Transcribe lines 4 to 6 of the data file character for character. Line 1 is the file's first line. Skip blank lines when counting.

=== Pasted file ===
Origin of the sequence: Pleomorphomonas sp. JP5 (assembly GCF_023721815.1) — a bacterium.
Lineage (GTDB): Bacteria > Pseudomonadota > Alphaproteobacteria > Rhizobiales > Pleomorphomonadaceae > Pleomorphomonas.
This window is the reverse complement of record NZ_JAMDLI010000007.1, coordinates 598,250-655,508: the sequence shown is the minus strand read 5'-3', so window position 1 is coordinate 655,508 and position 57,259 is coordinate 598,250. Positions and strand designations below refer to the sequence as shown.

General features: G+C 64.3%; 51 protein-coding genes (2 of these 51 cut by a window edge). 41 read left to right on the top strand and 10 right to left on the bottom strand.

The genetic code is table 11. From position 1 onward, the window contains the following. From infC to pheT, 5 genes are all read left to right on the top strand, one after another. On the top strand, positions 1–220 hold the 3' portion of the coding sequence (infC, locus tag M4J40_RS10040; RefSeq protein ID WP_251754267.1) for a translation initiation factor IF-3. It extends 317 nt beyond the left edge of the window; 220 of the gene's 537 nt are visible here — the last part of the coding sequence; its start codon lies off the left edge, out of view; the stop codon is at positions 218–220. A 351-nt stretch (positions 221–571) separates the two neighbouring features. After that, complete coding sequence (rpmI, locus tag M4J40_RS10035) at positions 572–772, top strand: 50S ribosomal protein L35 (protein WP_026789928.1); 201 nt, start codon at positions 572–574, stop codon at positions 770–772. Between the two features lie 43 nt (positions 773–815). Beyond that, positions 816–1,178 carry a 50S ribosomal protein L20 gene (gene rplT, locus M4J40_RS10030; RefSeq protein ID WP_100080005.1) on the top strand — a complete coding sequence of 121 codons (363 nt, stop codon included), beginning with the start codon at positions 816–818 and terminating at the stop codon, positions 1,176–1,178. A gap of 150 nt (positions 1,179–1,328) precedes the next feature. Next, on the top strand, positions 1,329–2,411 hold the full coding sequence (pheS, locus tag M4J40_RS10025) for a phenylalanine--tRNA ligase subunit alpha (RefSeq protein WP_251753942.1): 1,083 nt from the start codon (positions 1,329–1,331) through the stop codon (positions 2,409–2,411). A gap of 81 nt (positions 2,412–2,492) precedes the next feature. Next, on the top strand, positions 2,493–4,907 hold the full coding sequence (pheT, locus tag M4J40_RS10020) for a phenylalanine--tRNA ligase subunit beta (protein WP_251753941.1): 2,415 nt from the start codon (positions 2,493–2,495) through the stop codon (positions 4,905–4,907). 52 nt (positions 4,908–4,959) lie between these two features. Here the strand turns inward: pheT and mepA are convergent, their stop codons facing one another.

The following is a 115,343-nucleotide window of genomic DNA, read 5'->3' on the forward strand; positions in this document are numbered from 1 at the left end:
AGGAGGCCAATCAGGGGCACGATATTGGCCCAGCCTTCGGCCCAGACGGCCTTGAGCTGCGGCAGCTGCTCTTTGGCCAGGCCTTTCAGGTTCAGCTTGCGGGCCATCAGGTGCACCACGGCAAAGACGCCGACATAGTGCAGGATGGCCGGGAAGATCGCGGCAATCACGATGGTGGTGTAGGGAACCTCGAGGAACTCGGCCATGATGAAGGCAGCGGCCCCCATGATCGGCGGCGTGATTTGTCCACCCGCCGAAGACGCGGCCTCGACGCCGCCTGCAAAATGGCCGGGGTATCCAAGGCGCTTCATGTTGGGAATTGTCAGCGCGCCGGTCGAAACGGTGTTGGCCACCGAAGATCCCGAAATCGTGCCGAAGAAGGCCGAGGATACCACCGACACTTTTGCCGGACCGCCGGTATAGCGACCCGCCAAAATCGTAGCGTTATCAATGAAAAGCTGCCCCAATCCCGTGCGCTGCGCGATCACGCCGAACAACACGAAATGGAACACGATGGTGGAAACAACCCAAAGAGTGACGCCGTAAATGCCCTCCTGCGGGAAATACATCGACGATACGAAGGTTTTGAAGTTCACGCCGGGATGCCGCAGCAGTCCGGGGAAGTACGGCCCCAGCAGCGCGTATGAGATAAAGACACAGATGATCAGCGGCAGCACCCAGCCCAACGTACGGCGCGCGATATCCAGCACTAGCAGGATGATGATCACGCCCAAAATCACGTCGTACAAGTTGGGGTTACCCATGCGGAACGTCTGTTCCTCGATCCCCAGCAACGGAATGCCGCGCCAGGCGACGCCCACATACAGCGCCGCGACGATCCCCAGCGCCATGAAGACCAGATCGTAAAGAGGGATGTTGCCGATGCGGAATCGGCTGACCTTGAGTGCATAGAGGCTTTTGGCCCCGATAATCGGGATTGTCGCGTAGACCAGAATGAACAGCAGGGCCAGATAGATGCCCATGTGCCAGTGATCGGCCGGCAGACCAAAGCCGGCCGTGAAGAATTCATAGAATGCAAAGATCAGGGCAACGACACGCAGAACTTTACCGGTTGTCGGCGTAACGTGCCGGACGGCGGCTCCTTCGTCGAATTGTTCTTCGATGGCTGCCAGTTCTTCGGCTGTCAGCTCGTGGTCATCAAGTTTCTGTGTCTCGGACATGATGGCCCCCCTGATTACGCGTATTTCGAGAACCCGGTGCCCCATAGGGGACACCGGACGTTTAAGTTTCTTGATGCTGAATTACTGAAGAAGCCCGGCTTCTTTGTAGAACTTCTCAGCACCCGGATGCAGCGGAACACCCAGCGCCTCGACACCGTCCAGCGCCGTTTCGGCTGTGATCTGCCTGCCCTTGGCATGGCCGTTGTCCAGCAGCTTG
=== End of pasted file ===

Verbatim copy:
General features: G+C 64.3%; 51 protein-coding genes (2 of these 51 cut by a window edge). 41 read left to right on the top strand and 10 right to left on the bottom strand.

The genetic code is table 11. From position 1 onward, the window contains the following. From infC to pheT, 5 genes are all read left to right on the top strand, one after another. On the top strand, positions 1–220 hold the 3' portion of the coding sequence (infC, locus tag M4J40_RS10040; RefSeq protein ID WP_251754267.1) for a translation initiation factor IF-3. It extends 317 nt beyond the left edge of the window; 220 of the gene's 537 nt are visible here — the last part of the coding sequence; its start codon lies off the left edge, out of view; the stop codon is at positions 218–220. A 351-nt stretch (positions 221–571) separates the two neighbouring features. After that, complete coding sequence (rpmI, locus tag M4J40_RS10035) at positions 572–772, top strand: 50S ribosomal protein L35 (protein WP_026789928.1); 201 nt, start codon at positions 572–574, stop codon at positions 770–772. Between the two features lie 43 nt (positions 773–815). Beyond that, positions 816–1,178 carry a 50S ribosomal protein L20 gene (gene rplT, locus M4J40_RS10030; RefSeq protein ID WP_100080005.1) on the top strand — a complete coding sequence of 121 codons (363 nt, stop codon included), beginning with the start codon at positions 816–818 and terminating at the stop codon, positions 1,176–1,178. A gap of 150 nt (positions 1,179–1,328) precedes the next feature. Next, on the top strand, positions 1,329–2,411 hold the full coding sequence (pheS, locus tag M4J40_RS10025) for a phenylalanine--tRNA ligase subunit alpha (RefSeq protein WP_251753942.1): 1,083 nt from the start codon (positions 1,329–1,331) through the stop codon (positions 2,409–2,411). A gap of 81 nt (positions 2,412–2,492) precedes the next feature. Next, on the top strand, positions 2,493–4,907 hold the full coding sequence (pheT, locus tag M4J40_RS10020) for a phenylalanine--tRNA ligase subunit beta (protein WP_251753941.1): 2,415 nt from the start codon (positions 2,493–2,495) through the stop codon (positions 4,905–4,907). 52 nt (positions 4,908–4,959) lie between these two features. Here the strand turns inward: pheT and mepA are convergent, their stop codons facing one another.

The following is a 115,343-nucleotide window of genomic DNA, read 5'->3' on the forward strand; positions in this document are numbered from 1 at the left end: